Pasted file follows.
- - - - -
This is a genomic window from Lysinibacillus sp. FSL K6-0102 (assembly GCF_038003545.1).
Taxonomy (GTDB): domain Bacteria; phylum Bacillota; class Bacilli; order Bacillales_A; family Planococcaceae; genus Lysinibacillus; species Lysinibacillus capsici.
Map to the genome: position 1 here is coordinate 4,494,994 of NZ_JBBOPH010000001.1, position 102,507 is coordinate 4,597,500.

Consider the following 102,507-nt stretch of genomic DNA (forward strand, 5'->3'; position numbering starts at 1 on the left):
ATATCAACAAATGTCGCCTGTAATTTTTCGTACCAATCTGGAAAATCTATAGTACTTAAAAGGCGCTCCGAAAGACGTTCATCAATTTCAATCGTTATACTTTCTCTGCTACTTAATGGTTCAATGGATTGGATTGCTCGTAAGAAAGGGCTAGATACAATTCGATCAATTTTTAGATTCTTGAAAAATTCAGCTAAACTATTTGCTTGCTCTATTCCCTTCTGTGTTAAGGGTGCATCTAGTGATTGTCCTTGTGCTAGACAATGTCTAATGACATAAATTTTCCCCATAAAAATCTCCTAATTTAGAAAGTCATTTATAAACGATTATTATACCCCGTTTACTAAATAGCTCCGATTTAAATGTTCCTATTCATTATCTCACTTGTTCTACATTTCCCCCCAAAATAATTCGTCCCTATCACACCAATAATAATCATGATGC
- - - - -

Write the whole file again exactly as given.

This is a genomic window from Lysinibacillus sp. FSL K6-0102 (assembly GCF_038003545.1).
Taxonomy (GTDB): domain Bacteria; phylum Bacillota; class Bacilli; order Bacillales_A; family Planococcaceae; genus Lysinibacillus; species Lysinibacillus capsici.
Map to the genome: position 1 here is coordinate 4,494,994 of NZ_JBBOPH010000001.1, position 102,507 is coordinate 4,597,500.

Consider the following 102,507-nt stretch of genomic DNA (forward strand, 5'->3'; position numbering starts at 1 on the left):
ATATCAACAAATGTCGCCTGTAATTTTTCGTACCAATCTGGAAAATCTATAGTACTTAAAAGGCGCTCCGAAAGACGTTCATCAATTTCAATCGTTATACTTTCTCTGCTACTTAATGGTTCAATGGATTGGATTGCTCGTAAGAAAGGGCTAGATACAATTCGATCAATTTTTAGATTCTTGAAAAATTCAGCTAAACTATTTGCTTGCTCTATTCCCTTCTGTGTTAAGGGTGCATCTAGTGATTGTCCTTGTGCTAGACAATGTCTAATGACATAAATTTTCCCCATAAAAATCTCCTAATTTAGAAAGTCATTTATAAACGATTATTATACCCCGTTTACTAAATAGCTCCGATTTAAATGTTCCTATTCATTATCTCACTTGTTCTACATTTCCCCCCAAAATAATTCGTCCCTATCACACCAATAATAATCATGATGC